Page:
An Ohio school is citing recent attacks in Texas and New York for cancelling its annual field trip to D.C.
Schools across the country and around the world send thousands of students on field trips to D.C. each year. The North Ridgeville City school district’s decision to cancel their trip could set a new precedent for how schools should respond to growing safety concerns nationwide.
Parents from the Ohio school said they feared something like the truck attack in New York could happen in Washington. Some parents said they would refuse to send their kids on the trip if the students travelled to D.C., according to Superintendent Dr. Jim Powell.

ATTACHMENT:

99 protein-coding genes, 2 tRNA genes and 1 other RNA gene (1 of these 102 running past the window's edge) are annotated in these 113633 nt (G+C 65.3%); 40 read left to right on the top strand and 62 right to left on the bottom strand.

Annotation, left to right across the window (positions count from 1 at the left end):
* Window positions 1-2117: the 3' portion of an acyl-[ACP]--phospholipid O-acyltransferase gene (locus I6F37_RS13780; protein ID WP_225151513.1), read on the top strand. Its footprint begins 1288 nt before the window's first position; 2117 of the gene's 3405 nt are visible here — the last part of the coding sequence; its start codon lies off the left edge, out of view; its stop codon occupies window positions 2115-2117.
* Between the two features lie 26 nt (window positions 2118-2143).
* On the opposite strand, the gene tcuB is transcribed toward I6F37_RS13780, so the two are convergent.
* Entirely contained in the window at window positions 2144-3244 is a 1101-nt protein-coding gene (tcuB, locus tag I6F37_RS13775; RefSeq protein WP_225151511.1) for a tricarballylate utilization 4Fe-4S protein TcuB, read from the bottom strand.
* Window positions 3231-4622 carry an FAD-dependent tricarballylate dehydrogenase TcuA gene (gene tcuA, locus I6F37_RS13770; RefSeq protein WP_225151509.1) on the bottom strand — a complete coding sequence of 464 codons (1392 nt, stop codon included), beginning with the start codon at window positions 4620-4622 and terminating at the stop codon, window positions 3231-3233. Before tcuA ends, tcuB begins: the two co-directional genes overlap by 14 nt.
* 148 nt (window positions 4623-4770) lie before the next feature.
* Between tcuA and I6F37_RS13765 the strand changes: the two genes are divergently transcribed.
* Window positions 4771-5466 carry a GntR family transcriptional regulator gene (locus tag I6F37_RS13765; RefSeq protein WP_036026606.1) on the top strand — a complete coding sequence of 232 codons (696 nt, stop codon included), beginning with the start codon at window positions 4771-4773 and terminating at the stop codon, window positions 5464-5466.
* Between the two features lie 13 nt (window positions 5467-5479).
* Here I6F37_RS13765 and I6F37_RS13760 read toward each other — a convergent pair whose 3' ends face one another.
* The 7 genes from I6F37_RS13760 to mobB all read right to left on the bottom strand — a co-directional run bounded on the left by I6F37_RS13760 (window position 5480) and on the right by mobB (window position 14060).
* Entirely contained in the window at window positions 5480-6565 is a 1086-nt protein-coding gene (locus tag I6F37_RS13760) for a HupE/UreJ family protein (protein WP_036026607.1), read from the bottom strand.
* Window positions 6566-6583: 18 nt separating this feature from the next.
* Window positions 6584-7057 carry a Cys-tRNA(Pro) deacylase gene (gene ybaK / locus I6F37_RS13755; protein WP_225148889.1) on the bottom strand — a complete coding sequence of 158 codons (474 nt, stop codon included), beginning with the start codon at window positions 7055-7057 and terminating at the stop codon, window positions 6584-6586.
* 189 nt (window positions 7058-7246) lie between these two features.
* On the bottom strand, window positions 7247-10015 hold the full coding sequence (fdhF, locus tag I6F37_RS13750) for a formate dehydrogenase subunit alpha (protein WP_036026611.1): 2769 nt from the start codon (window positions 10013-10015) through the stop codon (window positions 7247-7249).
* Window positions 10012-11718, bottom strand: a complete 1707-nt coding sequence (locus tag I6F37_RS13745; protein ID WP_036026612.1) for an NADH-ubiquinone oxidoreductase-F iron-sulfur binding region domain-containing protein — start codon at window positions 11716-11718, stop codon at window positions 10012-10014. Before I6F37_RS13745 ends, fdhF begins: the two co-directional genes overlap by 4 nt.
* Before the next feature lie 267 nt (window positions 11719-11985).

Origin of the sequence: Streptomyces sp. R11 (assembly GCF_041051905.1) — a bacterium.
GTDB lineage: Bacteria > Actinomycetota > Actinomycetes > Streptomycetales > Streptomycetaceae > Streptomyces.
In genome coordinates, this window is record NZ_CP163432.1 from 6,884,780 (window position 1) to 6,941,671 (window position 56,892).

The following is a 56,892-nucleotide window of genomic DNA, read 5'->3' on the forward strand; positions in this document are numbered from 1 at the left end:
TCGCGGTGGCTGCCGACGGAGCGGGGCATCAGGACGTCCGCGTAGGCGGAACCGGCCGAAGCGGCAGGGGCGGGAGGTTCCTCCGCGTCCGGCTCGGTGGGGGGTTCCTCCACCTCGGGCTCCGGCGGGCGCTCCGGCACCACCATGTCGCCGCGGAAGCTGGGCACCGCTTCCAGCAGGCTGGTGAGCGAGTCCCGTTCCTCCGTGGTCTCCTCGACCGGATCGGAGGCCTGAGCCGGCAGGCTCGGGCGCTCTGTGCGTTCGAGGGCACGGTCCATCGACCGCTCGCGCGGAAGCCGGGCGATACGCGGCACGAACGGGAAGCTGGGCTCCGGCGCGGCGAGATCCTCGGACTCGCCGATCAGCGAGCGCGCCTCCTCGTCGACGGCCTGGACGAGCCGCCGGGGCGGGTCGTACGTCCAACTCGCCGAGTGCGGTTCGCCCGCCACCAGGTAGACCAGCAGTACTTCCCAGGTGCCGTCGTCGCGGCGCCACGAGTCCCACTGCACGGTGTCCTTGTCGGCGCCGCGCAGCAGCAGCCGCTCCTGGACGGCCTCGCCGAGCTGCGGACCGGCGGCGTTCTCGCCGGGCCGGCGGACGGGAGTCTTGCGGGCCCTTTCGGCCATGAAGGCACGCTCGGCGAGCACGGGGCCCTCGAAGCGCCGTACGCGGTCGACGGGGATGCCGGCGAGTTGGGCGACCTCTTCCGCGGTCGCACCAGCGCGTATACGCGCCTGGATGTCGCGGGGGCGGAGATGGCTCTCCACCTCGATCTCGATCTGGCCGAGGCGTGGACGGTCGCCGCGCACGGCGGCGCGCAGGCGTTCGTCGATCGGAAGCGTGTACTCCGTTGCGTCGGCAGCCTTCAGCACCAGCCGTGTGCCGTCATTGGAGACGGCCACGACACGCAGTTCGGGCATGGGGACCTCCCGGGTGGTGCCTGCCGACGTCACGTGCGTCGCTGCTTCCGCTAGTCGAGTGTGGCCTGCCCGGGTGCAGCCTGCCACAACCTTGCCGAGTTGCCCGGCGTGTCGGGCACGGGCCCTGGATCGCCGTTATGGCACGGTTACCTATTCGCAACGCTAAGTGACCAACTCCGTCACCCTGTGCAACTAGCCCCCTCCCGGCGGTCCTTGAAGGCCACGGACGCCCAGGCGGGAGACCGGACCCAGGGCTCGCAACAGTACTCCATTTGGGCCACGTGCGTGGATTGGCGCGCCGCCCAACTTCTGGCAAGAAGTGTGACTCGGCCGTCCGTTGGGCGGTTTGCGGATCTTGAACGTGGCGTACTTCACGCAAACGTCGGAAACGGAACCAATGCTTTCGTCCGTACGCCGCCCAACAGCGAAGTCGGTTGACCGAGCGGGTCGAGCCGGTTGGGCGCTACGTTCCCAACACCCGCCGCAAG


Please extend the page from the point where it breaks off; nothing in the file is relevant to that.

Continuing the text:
Teachers who would chaperone the trip for about 300 eighth graders had similar concerns. Powell finally cancelled the trip after a man who threatened to kill white police officers was arrested outside the White House earlier this month.
Elliot Ferguson, who leads D.C.’s tourism efforts, said this is common.
“This not the first time it’s happened, but quite frankly, the concern should be for any city,” said Ferguson. “D.C. is a city that prides itself on safety and security.”
“The reality is, there is no such thing as a 100 percent safe place,” the Destination D.C. president and CEO said.
North Ridgeville is considering closer options of a nearby museum or Ohio’s capital of Columbus for its school trip. The school is not comfortable with sending students out of state, said Powell.